To ensure action, the Conference of Parties (COP), or the decision-making body responsible for reviewing the implementation of the U.N. Framework Convention on Climate Change, is empowered to vote on establishment of ABMTs and related measures, to make recommendations to other international bodies such as regional fisheries management organizations, where measures are within their competence, and to adopt compatible measures. When all efforts to reach consensus have been exhausted, voting flexibility is crucial to avoid a small minority of States Parties blocking conservation action as has happened in the Southern Ocean under the Commission for the Conservation of Antarctic Marine Living Resources. The interests of other international bodies and instruments are protected through requirements that the COP “shall respect the competencies of and not undermine such bodies or instruments.” At the same time, the treaty requires States Parties to promote the objectives of the treaty in these other bodies, enables the COP to arrange for regular consultations to enhance cooperation and coordination, and invites other bodies and instruments to report on measures adopted to meet the objectives of the ABMTs established by the COP.
Environmental assessment has long been used by national governance systems to account for the environmental impacts associated with potential harmful activities, so that their effects on wildlife and habitat can be avoided, mitigated, or minimized. Environmental assessments provide situational awareness and a check on unfettered development and resource exploitation. Approaches to conducting environmental assessment have evolved to encompass consideration of the environmental stressors associated with human impacts, and how those stressors interact with one another, often synergistically. It is not enough to list the anticipated impacts associated with a potential activity. Rather, states and parties must explore how those impacts will interact with one another, and how that interaction will, in turn, impact the health of the ocean ecosystem.
The new treaty establishes a nationally driven Environmental Impact Assessment (EIA) process that will nevertheless be subject to broad consultation and review by the international community, and an obligation to ensure that approved activities can be conducted in a manner consistent with the prevention of significant adverse impacts, taking into account cumulative effects including climate change-related impacts. The treaty also advances a new tool for those seeking to integrate biodiversity and climate change into management of activities in ABNJ. The treaty enables strategic environmental assessments (SEAs) both by States Parties for new plans or programmes, and by the COP for an area or region to collate and synthesize available information, assess current and potential impacts, and identify data gaps and research priorities. Such information can support conservation planning as well as more sustainable management.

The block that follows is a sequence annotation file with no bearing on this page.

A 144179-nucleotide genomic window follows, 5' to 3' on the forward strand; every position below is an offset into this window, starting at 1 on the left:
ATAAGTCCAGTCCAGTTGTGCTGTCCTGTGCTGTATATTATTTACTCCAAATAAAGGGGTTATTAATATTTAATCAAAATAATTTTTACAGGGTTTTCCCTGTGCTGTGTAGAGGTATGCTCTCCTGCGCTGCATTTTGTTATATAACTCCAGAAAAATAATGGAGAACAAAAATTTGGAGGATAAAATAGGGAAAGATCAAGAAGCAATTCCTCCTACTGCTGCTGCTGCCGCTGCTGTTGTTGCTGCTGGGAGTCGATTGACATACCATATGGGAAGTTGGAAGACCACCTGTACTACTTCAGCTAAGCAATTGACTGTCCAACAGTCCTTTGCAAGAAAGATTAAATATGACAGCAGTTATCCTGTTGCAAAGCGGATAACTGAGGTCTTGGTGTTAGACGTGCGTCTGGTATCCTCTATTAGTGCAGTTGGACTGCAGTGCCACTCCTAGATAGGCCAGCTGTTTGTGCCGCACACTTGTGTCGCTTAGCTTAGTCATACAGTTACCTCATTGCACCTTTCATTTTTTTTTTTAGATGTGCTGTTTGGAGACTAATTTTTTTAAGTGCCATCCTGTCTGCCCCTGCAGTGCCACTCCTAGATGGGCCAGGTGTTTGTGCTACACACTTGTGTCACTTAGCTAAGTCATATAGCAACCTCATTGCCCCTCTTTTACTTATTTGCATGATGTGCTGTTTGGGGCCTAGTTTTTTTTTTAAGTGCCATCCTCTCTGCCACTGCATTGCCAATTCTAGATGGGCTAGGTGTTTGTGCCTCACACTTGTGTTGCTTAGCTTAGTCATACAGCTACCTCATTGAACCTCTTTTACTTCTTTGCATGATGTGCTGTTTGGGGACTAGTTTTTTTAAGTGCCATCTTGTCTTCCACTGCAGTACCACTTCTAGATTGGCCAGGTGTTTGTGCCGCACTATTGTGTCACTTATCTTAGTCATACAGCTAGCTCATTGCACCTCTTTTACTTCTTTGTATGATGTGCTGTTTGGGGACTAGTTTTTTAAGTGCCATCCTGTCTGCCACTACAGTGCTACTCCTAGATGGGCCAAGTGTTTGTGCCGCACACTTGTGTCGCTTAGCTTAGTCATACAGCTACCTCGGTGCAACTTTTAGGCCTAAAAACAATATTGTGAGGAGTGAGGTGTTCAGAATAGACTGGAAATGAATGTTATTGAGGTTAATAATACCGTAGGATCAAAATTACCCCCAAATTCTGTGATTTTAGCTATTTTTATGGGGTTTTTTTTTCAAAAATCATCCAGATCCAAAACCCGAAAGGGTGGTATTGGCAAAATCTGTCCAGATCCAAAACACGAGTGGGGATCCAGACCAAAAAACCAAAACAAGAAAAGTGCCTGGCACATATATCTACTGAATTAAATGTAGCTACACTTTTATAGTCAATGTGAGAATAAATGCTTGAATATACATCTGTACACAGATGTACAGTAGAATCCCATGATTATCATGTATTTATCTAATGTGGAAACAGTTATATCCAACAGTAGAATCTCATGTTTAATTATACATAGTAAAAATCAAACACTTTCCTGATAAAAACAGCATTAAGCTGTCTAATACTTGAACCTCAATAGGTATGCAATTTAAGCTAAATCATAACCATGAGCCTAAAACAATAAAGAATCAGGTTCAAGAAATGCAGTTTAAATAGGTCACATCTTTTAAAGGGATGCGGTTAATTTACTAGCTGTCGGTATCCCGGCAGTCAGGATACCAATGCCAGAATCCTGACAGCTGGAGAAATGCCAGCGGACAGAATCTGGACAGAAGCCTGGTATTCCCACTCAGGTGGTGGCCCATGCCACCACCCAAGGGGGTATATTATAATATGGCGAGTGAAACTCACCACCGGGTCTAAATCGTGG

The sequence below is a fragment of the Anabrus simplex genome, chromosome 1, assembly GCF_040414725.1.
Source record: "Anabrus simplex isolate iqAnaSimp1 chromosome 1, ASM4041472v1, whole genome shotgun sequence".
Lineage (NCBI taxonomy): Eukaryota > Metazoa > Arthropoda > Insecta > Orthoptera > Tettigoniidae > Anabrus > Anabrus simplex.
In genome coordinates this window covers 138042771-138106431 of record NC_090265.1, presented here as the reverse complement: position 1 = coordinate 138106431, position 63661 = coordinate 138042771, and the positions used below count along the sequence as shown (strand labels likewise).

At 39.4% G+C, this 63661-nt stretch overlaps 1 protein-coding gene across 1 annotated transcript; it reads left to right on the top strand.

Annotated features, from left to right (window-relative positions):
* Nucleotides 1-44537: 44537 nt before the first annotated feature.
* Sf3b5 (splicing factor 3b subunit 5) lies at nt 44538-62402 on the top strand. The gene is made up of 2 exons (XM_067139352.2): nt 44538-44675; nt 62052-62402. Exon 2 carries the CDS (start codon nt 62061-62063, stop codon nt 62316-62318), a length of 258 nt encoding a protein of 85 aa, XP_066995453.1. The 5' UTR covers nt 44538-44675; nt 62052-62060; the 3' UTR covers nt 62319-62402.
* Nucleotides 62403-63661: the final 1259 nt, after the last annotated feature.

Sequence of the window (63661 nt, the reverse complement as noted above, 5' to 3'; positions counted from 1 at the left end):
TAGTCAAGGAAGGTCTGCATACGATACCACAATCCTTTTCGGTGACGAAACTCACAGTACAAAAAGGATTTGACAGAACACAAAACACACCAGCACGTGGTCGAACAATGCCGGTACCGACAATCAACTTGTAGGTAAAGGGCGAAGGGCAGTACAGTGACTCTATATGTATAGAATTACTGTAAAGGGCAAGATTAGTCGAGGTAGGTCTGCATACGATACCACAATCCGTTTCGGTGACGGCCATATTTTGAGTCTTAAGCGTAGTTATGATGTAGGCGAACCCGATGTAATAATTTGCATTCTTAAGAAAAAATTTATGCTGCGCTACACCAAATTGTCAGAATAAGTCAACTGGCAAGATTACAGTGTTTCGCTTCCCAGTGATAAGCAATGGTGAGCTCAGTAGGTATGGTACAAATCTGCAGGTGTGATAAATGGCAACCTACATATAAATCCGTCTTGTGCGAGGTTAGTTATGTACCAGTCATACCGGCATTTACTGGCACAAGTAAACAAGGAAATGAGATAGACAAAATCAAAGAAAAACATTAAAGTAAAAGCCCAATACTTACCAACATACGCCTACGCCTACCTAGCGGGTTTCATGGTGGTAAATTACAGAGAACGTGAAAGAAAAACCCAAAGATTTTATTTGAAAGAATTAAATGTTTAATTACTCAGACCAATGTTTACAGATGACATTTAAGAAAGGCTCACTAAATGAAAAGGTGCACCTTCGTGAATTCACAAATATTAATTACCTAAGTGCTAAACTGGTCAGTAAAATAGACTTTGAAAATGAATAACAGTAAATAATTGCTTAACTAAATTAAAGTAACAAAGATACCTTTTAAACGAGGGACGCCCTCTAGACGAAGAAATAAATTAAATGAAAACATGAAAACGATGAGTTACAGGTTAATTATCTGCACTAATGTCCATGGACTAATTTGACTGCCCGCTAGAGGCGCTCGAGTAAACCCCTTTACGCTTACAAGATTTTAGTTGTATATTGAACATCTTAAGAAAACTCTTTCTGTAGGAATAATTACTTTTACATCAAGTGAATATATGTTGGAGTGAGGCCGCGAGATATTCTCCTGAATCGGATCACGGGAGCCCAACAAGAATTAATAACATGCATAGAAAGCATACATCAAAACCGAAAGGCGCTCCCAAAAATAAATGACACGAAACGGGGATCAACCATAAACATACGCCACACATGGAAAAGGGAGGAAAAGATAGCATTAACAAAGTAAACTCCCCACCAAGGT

The Treaty’s Role in Centering the Newly Positioned Global Blue Economy on Equity
The negotiations had identified that most countries are disadvantaged because they lacked the capacity and technology to engage in activities in ABNJ as they attempted to grapple with managing areas within their own national jurisdictions. For example, the gap between developed and developing countries is evident, and developing countries have identified a need for training, access to relevant technologies and data, and research vessels. Further, a new treaty would place legal obligations on countries, raising the question of whether countries could effectively participate in the treaty’s implementation. Such capacity constraints cut across other elements of the package, including when undertaking or reviewing environmental impact assessments, the establishing or reviewing ABMTs, including MPAs, and exploration and exploitation of marine genetic resources. The new agreement builds on Part XIV of UNCLOS in which States have a duty to cooperate to support capacity-building and technology transfer. The BBNJ Agreement provides for a capacity-building committee mandated to review these efforts and make recommendations to the COP. Though equity concerns cut across all elements of the treaty (e.g., parachute science in establishing MPAs), the treaty’s provisions on the exploitation of marine genetic resources, processes to be used for capacity building, and transfer of marine technology addresses equity concerns raised throughout the agreement and embedded in international legal principles reflected in UNCLOS.